4. Tisch Library
  5. White House
  6. Brown House
  7. Grad Student Lounge (snacks and printing and no undergrads)

Q: Where is there good food near campus?

  • Boloco, just north of campus
  • Nick’s Pizza, just north of campus
  • Yoshi’s, in Powderhouse Square
  • Tu y Yo, in Powderhouse Square
  • Sound Bites, in Ball Square
  • Istanbulu’u, in Teele Square
  • PJ Ryan’s, in Teele Square
  • Boston Burger Company, in Davis Square
  • Dave’s Fresh Pasta, in Davis Square
  • Anna’s Taqueria, in Davis Square
  • Blue Shirt Cafe, in Davis Square
  • Mike’s, in Davis Square
  • Redbones, in Davis Square

Q: Where are the good coffeeshops?

  • Danish Pastry House, just north of campus
  • Diesel Cafe in Davis Square
  • True Grounds in Ball Square
  • Cafe Rustica, near Porter Square
  • Simon’s Coffee House, near Porter Square (one of Julian’s favorites)

Q: What’s the deal with the internship?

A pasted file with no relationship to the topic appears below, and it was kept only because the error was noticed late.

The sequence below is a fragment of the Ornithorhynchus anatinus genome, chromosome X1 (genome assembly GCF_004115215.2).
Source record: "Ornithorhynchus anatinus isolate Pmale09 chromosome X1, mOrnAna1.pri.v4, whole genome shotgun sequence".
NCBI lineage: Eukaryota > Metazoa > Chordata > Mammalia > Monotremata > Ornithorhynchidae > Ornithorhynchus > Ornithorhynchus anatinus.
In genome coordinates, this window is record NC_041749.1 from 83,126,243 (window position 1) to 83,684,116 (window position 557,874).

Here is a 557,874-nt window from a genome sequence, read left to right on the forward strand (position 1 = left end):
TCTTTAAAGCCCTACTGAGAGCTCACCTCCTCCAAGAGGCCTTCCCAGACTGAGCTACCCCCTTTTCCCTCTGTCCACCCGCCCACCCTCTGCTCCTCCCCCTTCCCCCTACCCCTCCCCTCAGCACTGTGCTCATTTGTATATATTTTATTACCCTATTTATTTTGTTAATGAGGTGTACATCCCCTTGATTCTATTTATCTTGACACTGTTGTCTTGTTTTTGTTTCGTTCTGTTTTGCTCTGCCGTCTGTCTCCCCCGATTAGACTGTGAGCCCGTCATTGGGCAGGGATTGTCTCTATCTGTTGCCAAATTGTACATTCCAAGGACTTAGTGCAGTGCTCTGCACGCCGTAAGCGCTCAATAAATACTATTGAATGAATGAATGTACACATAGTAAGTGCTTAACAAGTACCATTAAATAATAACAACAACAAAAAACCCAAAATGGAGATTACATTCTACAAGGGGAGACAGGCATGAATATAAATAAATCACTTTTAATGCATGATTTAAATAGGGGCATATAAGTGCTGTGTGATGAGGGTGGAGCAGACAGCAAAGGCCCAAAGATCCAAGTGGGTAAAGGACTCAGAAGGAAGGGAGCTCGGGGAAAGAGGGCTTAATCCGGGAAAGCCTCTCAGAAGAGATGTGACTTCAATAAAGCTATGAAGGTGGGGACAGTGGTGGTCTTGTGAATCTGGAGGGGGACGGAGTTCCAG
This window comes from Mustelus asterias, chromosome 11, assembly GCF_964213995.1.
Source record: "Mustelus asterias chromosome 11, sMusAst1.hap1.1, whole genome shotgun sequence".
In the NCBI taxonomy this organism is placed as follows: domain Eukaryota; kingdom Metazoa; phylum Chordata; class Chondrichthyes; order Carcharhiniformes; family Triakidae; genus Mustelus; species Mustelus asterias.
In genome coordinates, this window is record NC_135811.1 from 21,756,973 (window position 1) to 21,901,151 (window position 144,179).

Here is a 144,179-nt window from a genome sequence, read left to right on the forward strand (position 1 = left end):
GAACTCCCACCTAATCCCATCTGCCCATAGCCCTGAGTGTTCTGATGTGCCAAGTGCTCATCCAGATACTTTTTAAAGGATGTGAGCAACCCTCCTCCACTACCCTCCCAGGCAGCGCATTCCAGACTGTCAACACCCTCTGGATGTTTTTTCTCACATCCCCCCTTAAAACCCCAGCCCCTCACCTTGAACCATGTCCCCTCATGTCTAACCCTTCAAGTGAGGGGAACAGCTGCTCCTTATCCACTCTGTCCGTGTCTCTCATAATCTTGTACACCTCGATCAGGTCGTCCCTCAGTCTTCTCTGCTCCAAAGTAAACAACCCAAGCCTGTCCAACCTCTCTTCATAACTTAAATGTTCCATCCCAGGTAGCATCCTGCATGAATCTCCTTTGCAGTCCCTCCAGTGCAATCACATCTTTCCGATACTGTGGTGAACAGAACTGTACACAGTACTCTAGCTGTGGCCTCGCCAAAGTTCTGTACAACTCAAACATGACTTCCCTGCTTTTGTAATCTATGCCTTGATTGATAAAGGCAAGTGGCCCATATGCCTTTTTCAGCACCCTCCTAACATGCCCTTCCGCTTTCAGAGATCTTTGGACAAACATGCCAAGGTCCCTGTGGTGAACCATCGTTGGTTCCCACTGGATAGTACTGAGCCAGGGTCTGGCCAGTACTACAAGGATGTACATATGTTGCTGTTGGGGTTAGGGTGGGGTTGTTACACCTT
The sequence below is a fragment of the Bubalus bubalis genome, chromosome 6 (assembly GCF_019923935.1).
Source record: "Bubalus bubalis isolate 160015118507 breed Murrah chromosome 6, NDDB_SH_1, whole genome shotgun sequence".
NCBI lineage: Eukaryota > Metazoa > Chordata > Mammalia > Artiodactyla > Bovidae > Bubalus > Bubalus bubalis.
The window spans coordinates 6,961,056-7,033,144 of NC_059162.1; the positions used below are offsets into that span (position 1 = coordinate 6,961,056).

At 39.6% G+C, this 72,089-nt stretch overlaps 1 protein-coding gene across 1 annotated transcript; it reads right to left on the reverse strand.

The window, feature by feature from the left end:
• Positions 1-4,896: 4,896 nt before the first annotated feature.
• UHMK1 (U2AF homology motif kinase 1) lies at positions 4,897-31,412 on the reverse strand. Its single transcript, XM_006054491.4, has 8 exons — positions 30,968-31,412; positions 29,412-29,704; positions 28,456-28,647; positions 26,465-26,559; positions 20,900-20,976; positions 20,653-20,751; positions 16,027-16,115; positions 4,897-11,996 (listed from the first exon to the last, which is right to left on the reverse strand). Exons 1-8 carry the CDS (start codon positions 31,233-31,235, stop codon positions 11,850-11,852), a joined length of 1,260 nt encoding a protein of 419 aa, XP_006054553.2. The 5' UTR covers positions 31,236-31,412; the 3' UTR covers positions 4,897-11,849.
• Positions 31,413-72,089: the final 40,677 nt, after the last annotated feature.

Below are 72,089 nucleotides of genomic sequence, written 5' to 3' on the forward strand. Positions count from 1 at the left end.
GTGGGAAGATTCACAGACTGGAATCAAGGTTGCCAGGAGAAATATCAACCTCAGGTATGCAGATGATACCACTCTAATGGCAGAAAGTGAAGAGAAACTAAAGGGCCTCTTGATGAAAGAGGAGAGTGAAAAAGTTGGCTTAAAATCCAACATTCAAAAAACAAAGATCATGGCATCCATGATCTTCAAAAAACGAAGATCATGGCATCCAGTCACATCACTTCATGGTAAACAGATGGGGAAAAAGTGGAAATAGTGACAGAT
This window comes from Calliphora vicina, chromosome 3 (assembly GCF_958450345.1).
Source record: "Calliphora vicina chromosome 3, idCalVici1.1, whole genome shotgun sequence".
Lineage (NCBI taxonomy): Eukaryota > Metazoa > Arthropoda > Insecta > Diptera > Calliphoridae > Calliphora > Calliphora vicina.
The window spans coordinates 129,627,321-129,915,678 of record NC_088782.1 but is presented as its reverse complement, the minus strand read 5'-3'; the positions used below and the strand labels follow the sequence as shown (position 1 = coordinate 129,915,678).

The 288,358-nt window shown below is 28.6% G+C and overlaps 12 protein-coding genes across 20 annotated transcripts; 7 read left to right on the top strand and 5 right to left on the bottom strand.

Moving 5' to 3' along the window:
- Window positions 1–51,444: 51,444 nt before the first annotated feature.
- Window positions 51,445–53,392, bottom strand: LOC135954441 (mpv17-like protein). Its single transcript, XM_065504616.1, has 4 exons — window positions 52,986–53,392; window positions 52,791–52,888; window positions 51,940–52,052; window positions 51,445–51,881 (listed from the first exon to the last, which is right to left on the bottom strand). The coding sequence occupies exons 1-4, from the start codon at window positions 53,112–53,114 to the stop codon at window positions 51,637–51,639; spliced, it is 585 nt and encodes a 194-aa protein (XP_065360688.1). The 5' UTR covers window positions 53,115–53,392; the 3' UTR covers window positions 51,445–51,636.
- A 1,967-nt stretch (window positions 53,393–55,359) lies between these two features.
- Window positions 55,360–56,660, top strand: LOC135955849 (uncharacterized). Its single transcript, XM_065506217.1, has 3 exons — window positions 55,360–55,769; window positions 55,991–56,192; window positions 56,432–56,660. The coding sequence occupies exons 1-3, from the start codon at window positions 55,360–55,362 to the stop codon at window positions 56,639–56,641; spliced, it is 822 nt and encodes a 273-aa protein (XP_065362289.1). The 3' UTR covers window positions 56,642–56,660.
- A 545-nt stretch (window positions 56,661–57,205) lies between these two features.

• Most people do their internship in the summer after the first year, but you don’t have to – you can do it during the semester as well. A lot of people count their job as their UEP internship if it’s applicable. And applicability is flexible as well: one of last year’s second-years got a summer job working at big music festivals working to make them greener, and it was fine. That topic then became his thesis. It’s never too early to start looking for good internships, but for our year the period between mid-March and mid-April was the most comfortable window in which to find one for the summer. Many people were still scrambling for internships after that, though.

Q: Where do I go for student services stuff?

Q: How do I get a refund on excess financial aid?

Q: Where is there a microwave that I can use to heat my (home-made, organic, totally delicious) lunch/dinner?

  1. Brown House, in the kitchen. Great if you want to hang out with other lunching UEPers or you want to wash your dishes.
  2. Mayer Student Center third floor. Go up the stairs where the banners, turn up the stairs to the right then turn left at the top of the flight.
  3. Tisch College basement. Enter the side door of Lincoln-Filene to the right just before the main entrance to Tisch College. Go down the stairs, then turn left. The microwave is on the left. Theoretically, this one is only for Tisch College staff, I assume. But everyone has always been friendly and welcoming down there.